That this all occurred within some seventy years, as postulated by Schüssler Fiorenza, defies imagination. Her theory is sociologically implausible and historically indemonstrable.’
‘If some form of egalitarianism actually had been established, we also would expect to find some lament of its loss by those who had previously benefited from the “old” arrangement. But of such a lament there is also no trace. Nor is there evidence of any attempt to justify a latter return to patriarchal patterns, as would be required in order to gain compliance from persons prospering from previous egalitarian arrangements.’ 
‘This essay has already rejected any model which starts with ‘the good’ that Christianity or Judaism could offer women, for such models tend to personify Christianity, usually in the person of Jesus or Paul, when recent study suggests that both Jesus and Paul were ambiguous regarding this issue, and that any place women had in their movements was ancillary to their definition of those movements.’
‘Rather than striving to show that women played a more prominent part than our evidence suggests, or that the prohibitions of the Pastorals do not mean what they appear to say, it would be more honest to admit the facts and then, if so minded, set them aside.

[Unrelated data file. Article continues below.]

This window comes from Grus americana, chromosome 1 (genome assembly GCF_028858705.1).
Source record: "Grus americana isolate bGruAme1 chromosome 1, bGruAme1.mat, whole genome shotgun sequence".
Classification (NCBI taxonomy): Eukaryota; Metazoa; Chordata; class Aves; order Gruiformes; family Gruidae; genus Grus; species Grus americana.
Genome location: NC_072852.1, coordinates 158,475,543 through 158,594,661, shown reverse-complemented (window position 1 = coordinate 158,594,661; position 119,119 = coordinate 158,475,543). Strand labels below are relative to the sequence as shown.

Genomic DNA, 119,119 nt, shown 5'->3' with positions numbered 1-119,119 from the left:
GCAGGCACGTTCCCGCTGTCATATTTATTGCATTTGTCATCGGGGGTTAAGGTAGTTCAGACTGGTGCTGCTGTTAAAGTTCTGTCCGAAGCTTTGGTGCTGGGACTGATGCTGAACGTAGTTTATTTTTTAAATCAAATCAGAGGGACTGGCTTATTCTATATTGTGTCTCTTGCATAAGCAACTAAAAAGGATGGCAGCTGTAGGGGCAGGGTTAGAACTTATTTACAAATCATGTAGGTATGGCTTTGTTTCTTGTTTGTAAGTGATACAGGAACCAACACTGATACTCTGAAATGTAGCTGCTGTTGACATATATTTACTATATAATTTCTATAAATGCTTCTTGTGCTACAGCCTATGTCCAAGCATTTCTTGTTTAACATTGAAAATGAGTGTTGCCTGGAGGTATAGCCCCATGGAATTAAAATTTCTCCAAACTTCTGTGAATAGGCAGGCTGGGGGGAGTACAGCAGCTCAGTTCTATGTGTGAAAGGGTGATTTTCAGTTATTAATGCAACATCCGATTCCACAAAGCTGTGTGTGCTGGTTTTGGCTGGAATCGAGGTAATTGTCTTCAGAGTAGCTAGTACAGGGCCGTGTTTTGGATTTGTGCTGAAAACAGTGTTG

Again, rather than using the New Testament to establish a primitive, egalitarian innocence for the church, while discarding much of the New Testament in the process, those for whom the New Testament documents speak with authority would do better to take them as a whole and ask what we learn from the disciples of the apostles and the fact that they in their generation closed the door to women in leadership after Jesus and Paul had seemed to open it.’
 ‘One can see that from the time of the New Testament little progress was made in women assuming teaching or leadership roles over men in the church. None of the writings of the church during the second and third centuries, except those written by leaders of hetero-dox sects, sanctioned women as teachers of men, as elders, or as those responsible for other typically male functions. Women did, however, have important ministerial roles as widows and deaconesses. In these positions they assisted men by caring for the needs of women. Classes of women servants of the church already existent in the New Testament in embryonic form were allowed to expand and became better defined, but women, in agreement with New Testament teaching, were not allowed to have authority over men in the church.’, House, ‘A Biblical View of Women in the Ministry Part 5: Distinctive Roles for Women in the Second and Third Centuries’, Bibliotheca Sacra, p.52 (146.581.1989); House is a complementarian, but his views here are supported here by the egalitarians quoted subsequently.
Horrell, ‘The social ethos of the Corinthians correspondence: interests and ideology’, p. 124 (1996).
 Ibid., p. 125.
 Elliott (egalitarian), ‘Jesus Was Not an Egalitarian. A Critique of an Anachronistic and Idealist Theory’, Biblical Theology Bulletin: A Journal of Bible and Theology, p. 90 (32.85.2002).
 Elliott, ‘The Jesus Movement Was Not Egalitarian But Family-Oriented’, p. 173, Biblical Interpretation (11.2.2003).
 Ibid., p. 195.
 Ibid., p. 198.
 Ibid., p. 204.
 Lieu, ‘Neither Jew nor Greek? constructing early Christianity’, p. 97 (2002).
 Campbell, ‘The elders: Seniority within earliest Christianity’, p. 275 (2004).